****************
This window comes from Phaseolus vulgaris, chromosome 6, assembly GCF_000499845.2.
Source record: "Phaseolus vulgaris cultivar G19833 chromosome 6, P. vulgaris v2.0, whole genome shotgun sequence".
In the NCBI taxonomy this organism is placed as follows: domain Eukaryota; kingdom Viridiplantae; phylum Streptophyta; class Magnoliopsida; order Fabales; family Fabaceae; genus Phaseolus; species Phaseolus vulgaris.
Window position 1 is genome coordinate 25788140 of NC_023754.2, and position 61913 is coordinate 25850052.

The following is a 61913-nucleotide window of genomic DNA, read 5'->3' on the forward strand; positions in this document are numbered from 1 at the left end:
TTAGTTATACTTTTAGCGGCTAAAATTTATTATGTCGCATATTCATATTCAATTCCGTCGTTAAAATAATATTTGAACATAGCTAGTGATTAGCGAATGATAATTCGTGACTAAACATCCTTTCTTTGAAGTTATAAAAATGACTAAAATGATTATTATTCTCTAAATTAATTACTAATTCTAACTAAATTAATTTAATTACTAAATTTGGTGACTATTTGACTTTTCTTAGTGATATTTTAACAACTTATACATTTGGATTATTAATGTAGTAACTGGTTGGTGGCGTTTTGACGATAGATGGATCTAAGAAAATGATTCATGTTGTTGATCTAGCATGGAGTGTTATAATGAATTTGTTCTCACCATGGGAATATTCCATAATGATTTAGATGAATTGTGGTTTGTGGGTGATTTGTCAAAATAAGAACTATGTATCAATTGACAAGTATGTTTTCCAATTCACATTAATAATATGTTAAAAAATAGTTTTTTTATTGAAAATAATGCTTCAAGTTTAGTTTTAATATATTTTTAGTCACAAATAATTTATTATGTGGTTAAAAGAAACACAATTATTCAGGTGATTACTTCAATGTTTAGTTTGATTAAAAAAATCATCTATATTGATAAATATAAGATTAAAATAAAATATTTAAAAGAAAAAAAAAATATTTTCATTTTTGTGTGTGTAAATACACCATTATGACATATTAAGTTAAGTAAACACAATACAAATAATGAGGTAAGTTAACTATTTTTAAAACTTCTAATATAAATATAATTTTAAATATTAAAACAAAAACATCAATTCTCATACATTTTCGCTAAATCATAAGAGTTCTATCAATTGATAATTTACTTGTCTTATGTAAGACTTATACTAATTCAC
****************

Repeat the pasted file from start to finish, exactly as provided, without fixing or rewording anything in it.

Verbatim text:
This window comes from Phaseolus vulgaris, chromosome 6, assembly GCF_000499845.2.
Source record: "Phaseolus vulgaris cultivar G19833 chromosome 6, P. vulgaris v2.0, whole genome shotgun sequence".
In the NCBI taxonomy this organism is placed as follows: domain Eukaryota; kingdom Viridiplantae; phylum Streptophyta; class Magnoliopsida; order Fabales; family Fabaceae; genus Phaseolus; species Phaseolus vulgaris.
Window position 1 is genome coordinate 25788140 of NC_023754.2, and position 61913 is coordinate 25850052.

The following is a 61913-nucleotide window of genomic DNA, read 5'->3' on the forward strand; positions in this document are numbered from 1 at the left end:
TTAGTTATACTTTTAGCGGCTAAAATTTATTATGTCGCATATTCATATTCAATTCCGTCGTTAAAATAATATTTGAACATAGCTAGTGATTAGCGAATGATAATTCGTGACTAAACATCCTTTCTTTGAAGTTATAAAAATGACTAAAATGATTATTATTCTCTAAATTAATTACTAATTCTAACTAAATTAATTTAATTACTAAATTTGGTGACTATTTGACTTTTCTTAGTGATATTTTAACAACTTATACATTTGGATTATTAATGTAGTAACTGGTTGGTGGCGTTTTGACGATAGATGGATCTAAGAAAATGATTCATGTTGTTGATCTAGCATGGAGTGTTATAATGAATTTGTTCTCACCATGGGAATATTCCATAATGATTTAGATGAATTGTGGTTTGTGGGTGATTTGTCAAAATAAGAACTATGTATCAATTGACAAGTATGTTTTCCAATTCACATTAATAATATGTTAAAAAATAGTTTTTTTATTGAAAATAATGCTTCAAGTTTAGTTTTAATATATTTTTAGTCACAAATAATTTATTATGTGGTTAAAAGAAACACAATTATTCAGGTGATTACTTCAATGTTTAGTTTGATTAAAAAAATCATCTATATTGATAAATATAAGATTAAAATAAAATATTTAAAAGAAAAAAAAAATATTTTCATTTTTGTGTGTGTAAATACACCATTATGACATATTAAGTTAAGTAAACACAATACAAATAATGAGGTAAGTTAACTATTTTTAAAACTTCTAATATAAATATAATTTTAAATATTAAAACAAAAACATCAATTCTCATACATTTTCGCTAAATCATAAGAGTTCTATCAATTGATAATTTACTTGTCTTATGTAAGACTTATACTAATTCAC